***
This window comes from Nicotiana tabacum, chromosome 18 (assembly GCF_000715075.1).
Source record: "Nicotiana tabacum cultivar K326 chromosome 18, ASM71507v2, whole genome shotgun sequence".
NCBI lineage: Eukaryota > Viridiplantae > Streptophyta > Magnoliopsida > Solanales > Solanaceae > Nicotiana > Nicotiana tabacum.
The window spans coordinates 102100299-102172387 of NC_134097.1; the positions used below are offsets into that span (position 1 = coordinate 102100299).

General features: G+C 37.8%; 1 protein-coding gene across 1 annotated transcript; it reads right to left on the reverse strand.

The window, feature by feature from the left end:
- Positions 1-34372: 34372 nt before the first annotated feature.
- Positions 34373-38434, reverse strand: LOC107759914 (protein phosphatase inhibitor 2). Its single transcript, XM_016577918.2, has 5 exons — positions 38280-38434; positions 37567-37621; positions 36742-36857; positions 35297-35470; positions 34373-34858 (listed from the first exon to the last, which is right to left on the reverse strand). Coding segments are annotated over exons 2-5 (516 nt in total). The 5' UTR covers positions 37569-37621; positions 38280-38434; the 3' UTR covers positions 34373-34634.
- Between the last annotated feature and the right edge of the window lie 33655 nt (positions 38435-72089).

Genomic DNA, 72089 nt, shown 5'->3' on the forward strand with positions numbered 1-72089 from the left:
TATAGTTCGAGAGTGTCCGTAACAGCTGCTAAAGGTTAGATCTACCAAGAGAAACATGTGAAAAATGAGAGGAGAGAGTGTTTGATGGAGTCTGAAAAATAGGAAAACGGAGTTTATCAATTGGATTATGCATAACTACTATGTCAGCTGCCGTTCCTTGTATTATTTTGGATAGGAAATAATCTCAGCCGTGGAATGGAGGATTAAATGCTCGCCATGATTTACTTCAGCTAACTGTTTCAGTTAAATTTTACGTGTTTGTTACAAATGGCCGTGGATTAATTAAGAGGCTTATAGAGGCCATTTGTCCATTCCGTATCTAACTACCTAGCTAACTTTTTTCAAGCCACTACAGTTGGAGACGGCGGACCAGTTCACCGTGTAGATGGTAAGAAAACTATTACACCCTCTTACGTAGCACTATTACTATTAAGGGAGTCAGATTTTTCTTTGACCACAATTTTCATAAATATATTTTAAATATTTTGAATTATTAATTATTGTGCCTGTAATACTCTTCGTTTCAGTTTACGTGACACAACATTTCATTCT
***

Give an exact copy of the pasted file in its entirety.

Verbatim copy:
This window comes from Nicotiana tabacum, chromosome 18 (assembly GCF_000715075.1).
Source record: "Nicotiana tabacum cultivar K326 chromosome 18, ASM71507v2, whole genome shotgun sequence".
NCBI lineage: Eukaryota > Viridiplantae > Streptophyta > Magnoliopsida > Solanales > Solanaceae > Nicotiana > Nicotiana tabacum.
The window spans coordinates 102100299-102172387 of NC_134097.1; the positions used below are offsets into that span (position 1 = coordinate 102100299).

General features: G+C 37.8%; 1 protein-coding gene across 1 annotated transcript; it reads right to left on the reverse strand.

The window, feature by feature from the left end:
- Positions 1-34372: 34372 nt before the first annotated feature.
- Positions 34373-38434, reverse strand: LOC107759914 (protein phosphatase inhibitor 2). Its single transcript, XM_016577918.2, has 5 exons — positions 38280-38434; positions 37567-37621; positions 36742-36857; positions 35297-35470; positions 34373-34858 (listed from the first exon to the last, which is right to left on the reverse strand). Coding segments are annotated over exons 2-5 (516 nt in total). The 5' UTR covers positions 37569-37621; positions 38280-38434; the 3' UTR covers positions 34373-34634.
- Between the last annotated feature and the right edge of the window lie 33655 nt (positions 38435-72089).

Genomic DNA, 72089 nt, shown 5'->3' on the forward strand with positions numbered 1-72089 from the left:
TATAGTTCGAGAGTGTCCGTAACAGCTGCTAAAGGTTAGATCTACCAAGAGAAACATGTGAAAAATGAGAGGAGAGAGTGTTTGATGGAGTCTGAAAAATAGGAAAACGGAGTTTATCAATTGGATTATGCATAACTACTATGTCAGCTGCCGTTCCTTGTATTATTTTGGATAGGAAATAATCTCAGCCGTGGAATGGAGGATTAAATGCTCGCCATGATTTACTTCAGCTAACTGTTTCAGTTAAATTTTACGTGTTTGTTACAAATGGCCGTGGATTAATTAAGAGGCTTATAGAGGCCATTTGTCCATTCCGTATCTAACTACCTAGCTAACTTTTTTCAAGCCACTACAGTTGGAGACGGCGGACCAGTTCACCGTGTAGATGGTAAGAAAACTATTACACCCTCTTACGTAGCACTATTACTATTAAGGGAGTCAGATTTTTCTTTGACCACAATTTTCATAAATATATTTTAAATATTTTGAATTATTAATTATTGTGCCTGTAATACTCTTCGTTTCAGTTTACGTGACACAACATTTCATTCT